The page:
Many consider him the voice of eNASCAR today, but Evan Posocco’s way to the top was a scrappy one.
[i]Photo Credit: Evan Posocco/iRacing
If you tune into an eNASCAR or iRacing broadcast, you will hear the voice of Evan Posocco roaring through your headphones: “And we are live! From the Homestead-Miami Speedway for the finale of the 2020 eNASCAR Coca-Cola iRacing Series!” With his energetic style and lively commentary, he has electrified many thousand viewers.
We spoke with Evan himself about how he went from casting small series with a few viewers to being the man behind the mic for one of the biggest iRacing series to date.
Hey Evan, thank you for taking the time. At first I would like to know: how did you get into the world of sim racing?
Evan Posocco: iRacing was originally contracted with a company called PSR TV. They used to cover the series for the first four or five years of its existence. While that was happening, that’s when I got involved with sim racing and saw those broadcasts on YouTube. I bought my iRacing subscription and a microphone before I even ever owned a wheel. I then just started commentating. I would send emails to the broadcast companies, and a couple of people there gave me an opportunity. That’s how it all started. As of today I’ve been commentating the eNASCAR Coca-Cola iRacing series, formerly the NASCAR Peak Antifreeze iRacing series for six years now.
Are you a life-long racing fan?
Evan Posocco: I grew up just outside Toronto in Canada. But I moved to Las Vegas, Nevada, in 2012, and I had very little NASCAR knowledge. It’s not big in Canada. When I moved out here, the Las Vegas Motor Speedway was just down the road. I really got involved, and that was the first year that I started to be engrained in the racing culture. I was about 15 at the time.
How was it for you when you started commentating?
Evan Posocco: Really exciting, although I was very nervous. I had no idea what I was doing, and I kind of mumbled everything. There was no established hierarchy to speak of in the commentating community, so I wasn’t even getting paid to commentate in my first couple of months. I was the unpaid pit reporter, and then I moved into five bucks a race, then got 10, and eventually got paid better. Being able to grow into that allowed me to be in that hierarchy, and it also allowed me to meet the people that were kind of the cornerstones of that broadcast community. I was able to build good connections with most of them.
Were you always interested in casting?
Evan Posocco: When I started being invloved on iRacing, I always had the goal to cast. At that point where I started, I had no proper schooling or actual experience in the field. Since getting involved with simracing commentating, I have gotten my bachelor’s in journalism and media studies and turned it into a career path.
How did your schedule look like when you started?
Evan Posocco: It went up, and then it went back down. When I first started, we did once a week for the same series, and then eventually, it turned into two. When I got to 2015-2016, those bigger roles and the opportunity to do the Coca-Cola Series came by. It was every night of the week, if not multiple times a night, every week, and eventually, that did burn me out. I still love doing it, and I felt like it was a really good way for me to be in different situations. But it got to the point where I was doing nine or ten broadcasts a week, and I couldn’t really focus on any of them. It was very taxing. I started going to University, so it was a little bit of overload. So I tried to step back and focused on eNASCAR.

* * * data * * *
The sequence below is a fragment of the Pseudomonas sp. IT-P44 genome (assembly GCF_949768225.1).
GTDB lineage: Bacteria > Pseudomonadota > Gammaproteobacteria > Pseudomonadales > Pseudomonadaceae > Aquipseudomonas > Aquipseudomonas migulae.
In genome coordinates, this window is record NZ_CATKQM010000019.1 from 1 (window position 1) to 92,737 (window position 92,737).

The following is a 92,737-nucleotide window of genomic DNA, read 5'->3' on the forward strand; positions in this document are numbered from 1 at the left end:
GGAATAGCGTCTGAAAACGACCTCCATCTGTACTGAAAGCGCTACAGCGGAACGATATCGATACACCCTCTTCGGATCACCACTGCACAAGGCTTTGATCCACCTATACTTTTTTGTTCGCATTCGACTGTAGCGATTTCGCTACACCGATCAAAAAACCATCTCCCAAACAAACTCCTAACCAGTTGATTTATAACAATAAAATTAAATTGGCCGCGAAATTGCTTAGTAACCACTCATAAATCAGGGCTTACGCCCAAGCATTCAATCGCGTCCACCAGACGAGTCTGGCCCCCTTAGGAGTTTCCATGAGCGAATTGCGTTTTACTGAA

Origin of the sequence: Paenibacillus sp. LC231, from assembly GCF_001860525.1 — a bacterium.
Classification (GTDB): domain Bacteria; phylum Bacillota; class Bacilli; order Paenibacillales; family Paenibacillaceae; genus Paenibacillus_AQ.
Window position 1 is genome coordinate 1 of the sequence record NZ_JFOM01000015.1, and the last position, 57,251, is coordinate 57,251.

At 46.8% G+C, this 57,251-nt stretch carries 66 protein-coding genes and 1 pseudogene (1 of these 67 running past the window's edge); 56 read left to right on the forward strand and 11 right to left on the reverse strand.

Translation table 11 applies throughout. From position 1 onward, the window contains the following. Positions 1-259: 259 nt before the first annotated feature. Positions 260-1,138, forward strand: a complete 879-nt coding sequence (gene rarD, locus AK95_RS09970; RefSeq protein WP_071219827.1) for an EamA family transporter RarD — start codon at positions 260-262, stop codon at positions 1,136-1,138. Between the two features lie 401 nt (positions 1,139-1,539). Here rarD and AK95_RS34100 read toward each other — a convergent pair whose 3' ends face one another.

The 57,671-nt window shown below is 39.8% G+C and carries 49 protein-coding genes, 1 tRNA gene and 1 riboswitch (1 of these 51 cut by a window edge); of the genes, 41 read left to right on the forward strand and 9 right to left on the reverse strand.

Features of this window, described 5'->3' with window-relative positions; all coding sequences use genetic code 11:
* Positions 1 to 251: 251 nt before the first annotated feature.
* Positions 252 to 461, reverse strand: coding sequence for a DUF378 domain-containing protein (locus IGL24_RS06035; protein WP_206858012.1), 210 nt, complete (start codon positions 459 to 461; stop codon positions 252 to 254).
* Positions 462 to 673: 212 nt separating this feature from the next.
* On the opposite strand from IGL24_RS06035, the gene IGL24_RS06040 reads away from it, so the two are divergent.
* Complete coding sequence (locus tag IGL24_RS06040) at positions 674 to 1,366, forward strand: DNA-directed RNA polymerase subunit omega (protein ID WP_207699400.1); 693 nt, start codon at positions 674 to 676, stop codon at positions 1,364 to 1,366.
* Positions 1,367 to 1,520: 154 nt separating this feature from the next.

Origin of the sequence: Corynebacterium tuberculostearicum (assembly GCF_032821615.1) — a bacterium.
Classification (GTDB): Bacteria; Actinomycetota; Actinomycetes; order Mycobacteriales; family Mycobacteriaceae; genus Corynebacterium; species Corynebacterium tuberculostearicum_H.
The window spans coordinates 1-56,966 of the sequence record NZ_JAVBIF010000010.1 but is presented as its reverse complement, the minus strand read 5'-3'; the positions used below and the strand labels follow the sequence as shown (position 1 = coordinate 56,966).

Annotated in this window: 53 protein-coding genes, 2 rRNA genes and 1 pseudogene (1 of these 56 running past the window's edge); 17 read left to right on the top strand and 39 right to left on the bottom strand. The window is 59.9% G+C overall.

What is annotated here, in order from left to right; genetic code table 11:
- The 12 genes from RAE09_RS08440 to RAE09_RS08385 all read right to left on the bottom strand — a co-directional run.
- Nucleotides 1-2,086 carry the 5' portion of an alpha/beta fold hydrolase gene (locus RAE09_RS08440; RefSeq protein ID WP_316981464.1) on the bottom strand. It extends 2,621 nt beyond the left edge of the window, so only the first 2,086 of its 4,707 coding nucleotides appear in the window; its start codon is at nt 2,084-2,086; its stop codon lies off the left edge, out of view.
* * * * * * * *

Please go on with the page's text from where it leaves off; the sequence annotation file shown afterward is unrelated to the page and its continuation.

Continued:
How did the commentating scene change over teh years?
Evan Posocco: Being there in 2012 did help a lot. If I had gotten into the community three years later, I don’t know if I would have been given the same opportunity. Now there’s a ton of talent. Some people are well established that have only been in the game since 2018-2019 or so. Of course, it’s easy to build a reputation if you’re that good, but there is less chance for an amateur to grow into everything the way I did back then. Trying to get to that same spot now would be a lot more difficult and competitive.
Looking back at all those years of casting, what are the most memorable moments?
Evan Posocco: There are three ones that are close. First was the Mobil 1 Virtual Showdown with Tony Stewart (NASCAR driver). I was 17 or 18 at that time and probably sounded like I was 13. Tony Stewart raced against all the iRacing guys, and I got to interview him afterward.
The second one would be my first Coke series race because that is my main thing now.
Lastly, it would have to be my first Coca-Cola series final. It was the first time we went live on a TV network with the whole production crew and everything. It was extraordinary. What was even crazier is: I talked to the producers at NBC afterward, and they told me how there was a decision between having the standard casters for NASCAR on and bringing me in. It was fantastic to get that kind of recognition.
Lastly, What would your advice be for upcoming casters?
Evan Posocco: It is going to sound super clichéd, but you need to have fun with it. If you don’t have fun calling the race, nobody will have fun listening to you. You can’t overstress and overwork yourself, but still, if you want to get into it, you need to call a lot of races. There is a certain balance you will need to find for it. You also need to be confident in what you are saying. When I was interviewing Tony Stewart, I was scared beyond death because I didn’t want to say something dumb. But I went through with it. You have to believe that what you say makes sense.
Follow Evan Posocco on Twitter at: @evanposocco
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